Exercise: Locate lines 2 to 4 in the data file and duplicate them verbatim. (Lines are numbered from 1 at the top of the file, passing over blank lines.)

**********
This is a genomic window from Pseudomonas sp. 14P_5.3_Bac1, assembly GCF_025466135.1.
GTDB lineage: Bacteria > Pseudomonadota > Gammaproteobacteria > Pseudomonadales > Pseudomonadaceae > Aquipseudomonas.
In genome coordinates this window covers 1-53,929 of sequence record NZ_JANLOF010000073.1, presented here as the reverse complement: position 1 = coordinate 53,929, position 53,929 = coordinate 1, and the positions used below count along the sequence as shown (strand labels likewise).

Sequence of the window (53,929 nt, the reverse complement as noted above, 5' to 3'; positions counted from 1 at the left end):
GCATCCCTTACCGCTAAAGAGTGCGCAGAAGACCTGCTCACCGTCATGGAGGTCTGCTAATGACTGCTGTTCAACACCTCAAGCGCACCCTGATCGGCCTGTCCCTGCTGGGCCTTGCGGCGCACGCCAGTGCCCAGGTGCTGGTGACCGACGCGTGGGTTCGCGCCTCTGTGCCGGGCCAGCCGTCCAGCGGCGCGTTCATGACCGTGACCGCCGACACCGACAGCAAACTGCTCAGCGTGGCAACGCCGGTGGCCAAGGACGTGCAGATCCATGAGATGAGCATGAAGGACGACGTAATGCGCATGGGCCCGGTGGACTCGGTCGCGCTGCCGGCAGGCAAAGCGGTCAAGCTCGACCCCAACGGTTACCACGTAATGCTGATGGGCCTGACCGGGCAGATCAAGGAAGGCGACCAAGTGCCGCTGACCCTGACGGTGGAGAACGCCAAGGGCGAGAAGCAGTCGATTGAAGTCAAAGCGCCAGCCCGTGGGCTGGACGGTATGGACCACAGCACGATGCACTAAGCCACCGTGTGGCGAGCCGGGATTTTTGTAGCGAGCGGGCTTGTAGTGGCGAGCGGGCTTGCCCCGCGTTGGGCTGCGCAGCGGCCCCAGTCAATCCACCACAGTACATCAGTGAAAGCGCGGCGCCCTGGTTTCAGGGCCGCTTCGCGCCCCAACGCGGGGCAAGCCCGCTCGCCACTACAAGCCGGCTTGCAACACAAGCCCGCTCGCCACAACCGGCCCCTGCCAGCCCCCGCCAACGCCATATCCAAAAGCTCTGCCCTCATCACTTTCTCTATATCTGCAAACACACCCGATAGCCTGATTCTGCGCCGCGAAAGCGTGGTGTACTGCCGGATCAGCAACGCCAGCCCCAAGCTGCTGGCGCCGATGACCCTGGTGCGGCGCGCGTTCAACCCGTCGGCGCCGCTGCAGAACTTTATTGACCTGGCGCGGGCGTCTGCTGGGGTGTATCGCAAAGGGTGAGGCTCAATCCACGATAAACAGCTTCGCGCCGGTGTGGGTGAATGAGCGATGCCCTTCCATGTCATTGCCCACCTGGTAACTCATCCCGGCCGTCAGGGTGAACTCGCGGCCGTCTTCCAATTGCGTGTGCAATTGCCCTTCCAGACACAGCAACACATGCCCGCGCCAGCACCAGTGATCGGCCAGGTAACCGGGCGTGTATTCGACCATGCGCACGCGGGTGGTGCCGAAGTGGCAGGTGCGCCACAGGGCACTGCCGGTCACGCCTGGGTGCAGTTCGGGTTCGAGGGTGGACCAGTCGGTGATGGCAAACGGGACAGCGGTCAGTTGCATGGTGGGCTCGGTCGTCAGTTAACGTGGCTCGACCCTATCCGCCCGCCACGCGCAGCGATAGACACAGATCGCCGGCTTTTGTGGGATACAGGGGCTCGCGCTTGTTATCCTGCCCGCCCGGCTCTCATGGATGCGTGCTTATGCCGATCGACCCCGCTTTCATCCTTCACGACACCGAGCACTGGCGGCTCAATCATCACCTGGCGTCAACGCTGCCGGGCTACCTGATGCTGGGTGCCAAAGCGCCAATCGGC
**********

GTDB lineage: Bacteria > Pseudomonadota > Gammaproteobacteria > Pseudomonadales > Pseudomonadaceae > Aquipseudomonas.
In genome coordinates this window covers 1-53,929 of sequence record NZ_JANLOF010000073.1, presented here as the reverse complement: position 1 = coordinate 53,929, position 53,929 = coordinate 1, and the positions used below count along the sequence as shown (strand labels likewise).

Sequence of the window (53,929 nt, the reverse complement as noted above, 5' to 3'; positions counted from 1 at the left end):